The landmark trial of a Nazi for masterminding the murder of millions of Jewish people should be remembered as a “turning point” in the telling of the Holocaust, survivors and experts have said.
Adolf Eichmann was sentenced to death on December 15 1961 for war crimes and crimes against humanity following a four-month trial in Israel, which was broadcast on television around the world. He was hanged the following year.
It brought to life the horrors of the Nazi “Final Solution”, of which Eichmann was the architect, creating a blueprint to wipe out the entire Jewish population of Europe.
The trial was significant because it gave an astonishing insight into the horror of the death camps as victims were seen relaying their experiences, and marked the only time Israel has carried out a death sentence.
British-based survivors, speaking on the 60th anniversary of Eichmann’s death sentence, said the trial and subsequent punishment was a significant moment in the telling of the Holocaust.
Ivor Perl, a Hungarian Jew who survived for years as a little boy in the Auschwitz death camp in German-occupied Poland before it was liberated, said the trial gave credence to the horrors suffered by him and the millions of others persecuted by the Nazis.
Mr Perl, a widowed father-of-four who settled in Ascot, Berkshire, upon fleeing to Britain in 1945, told the PA news agency: “I felt as though something was being done to prove (the Holocaust) to the world, because by that time people kept on denying the Holocaust.
“I felt, ‘thank God, there’s some practical evidence’ because by that time people started to say the Holocaust never happened.”
Mr Perl said he “didn’t care much either way” that Eichmann was sentenced to death.
He said: “To me, the most important thing was somebody there to tell you, ‘Look, come on, you’ve paid a tremendous price for the Holocaust, it did happen. Denying it is certainly not acceptable.’”
Vera Schaufeld, 91, said she was “gripped” watching the trial on her new television set with her husband, Avram, in their family home in England.
Mrs Schaufeld was a nine-year-old child when she fled her village of Klatovy, in what is now the Czech Republic, on Sir Nicholas Winton’s Kindertransport in 1939.
She recalled her parents waving white handkerchiefs from behind the platform barriers at Prague station, suddenly aware she would be travelling alone. It was the last time she saw her family again.
Mrs Schaufeld, who lives in Wembley, north London, said: “My husband read every book that he could find about the Holocaust, trying to understand how this could happen.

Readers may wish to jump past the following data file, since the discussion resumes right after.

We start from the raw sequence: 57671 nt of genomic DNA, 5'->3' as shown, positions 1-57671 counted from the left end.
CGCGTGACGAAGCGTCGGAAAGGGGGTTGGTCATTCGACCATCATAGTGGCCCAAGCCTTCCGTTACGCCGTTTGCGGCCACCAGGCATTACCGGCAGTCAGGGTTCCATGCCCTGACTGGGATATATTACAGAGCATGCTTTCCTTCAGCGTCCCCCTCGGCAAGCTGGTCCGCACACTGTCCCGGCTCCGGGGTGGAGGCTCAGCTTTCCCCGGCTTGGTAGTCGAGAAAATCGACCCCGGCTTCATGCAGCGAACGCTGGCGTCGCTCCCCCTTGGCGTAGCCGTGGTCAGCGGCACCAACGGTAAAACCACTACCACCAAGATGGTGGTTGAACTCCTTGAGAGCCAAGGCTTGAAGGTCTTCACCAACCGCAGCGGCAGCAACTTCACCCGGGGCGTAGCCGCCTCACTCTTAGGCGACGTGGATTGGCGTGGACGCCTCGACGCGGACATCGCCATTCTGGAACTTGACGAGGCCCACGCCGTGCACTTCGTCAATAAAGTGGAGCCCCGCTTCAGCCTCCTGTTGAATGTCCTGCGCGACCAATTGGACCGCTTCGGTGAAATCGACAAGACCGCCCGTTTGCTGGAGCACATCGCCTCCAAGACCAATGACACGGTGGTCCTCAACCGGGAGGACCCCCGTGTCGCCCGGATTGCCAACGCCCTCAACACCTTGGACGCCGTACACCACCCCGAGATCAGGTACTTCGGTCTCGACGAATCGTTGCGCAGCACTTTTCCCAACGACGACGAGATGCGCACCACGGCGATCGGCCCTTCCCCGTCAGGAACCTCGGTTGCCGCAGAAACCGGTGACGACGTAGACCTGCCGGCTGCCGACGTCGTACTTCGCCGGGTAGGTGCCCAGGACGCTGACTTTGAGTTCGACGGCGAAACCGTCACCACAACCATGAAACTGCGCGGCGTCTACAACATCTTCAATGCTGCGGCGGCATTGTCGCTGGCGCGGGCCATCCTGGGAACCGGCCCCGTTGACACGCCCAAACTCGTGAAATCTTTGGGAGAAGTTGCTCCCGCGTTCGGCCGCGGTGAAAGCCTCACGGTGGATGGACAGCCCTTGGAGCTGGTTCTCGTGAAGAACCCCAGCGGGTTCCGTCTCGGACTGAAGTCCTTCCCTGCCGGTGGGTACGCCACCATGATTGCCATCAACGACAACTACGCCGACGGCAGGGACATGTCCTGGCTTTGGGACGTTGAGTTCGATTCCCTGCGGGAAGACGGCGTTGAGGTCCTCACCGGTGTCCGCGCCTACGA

“I remember we sat and we watched the Eichmann trial on television.
“We found it totally ludicrous to imagine that somebody who could organise all the trains that took people to the camps, whose efficiency had been part of the really important bits of the extermination of the Jews, that he (Eichmann) could say, or expect people to believe, that he was only obeying orders, and was a small cog in this process, and not one of the major movers of the Holocaust.”
She added: “A lot of people by then went weren’t thinking so much about the Holocaust – this brought it to a much wider audience.”
Olivia Marks-Woldman, chief executive of the Holocaust Memorial Day Trust, said the trial brought the atrocities to “an enormous global audience”, but was also significant for the role survivors played in getting justice.
“This trial was a turning point,” she said.
“And once survivors had broken that silence, and came forward to share their testimony, it opened up the way for others to do so.
“People around the world really listened and learned, and were shocked by what they were hearing.
“This trial took place in 1961, many years after the end of the war, but perpetrators should never be able to feel comfortable if they’ve not been brought to account.
“But another reason why this is important for us today is to remind us that we can never take for granted the privilege of hearing testimony from a Holocaust survivor.
“The trial reminds us how difficult it was for them to share those experiences. And they did it then because they were motivated by seeking justice.”
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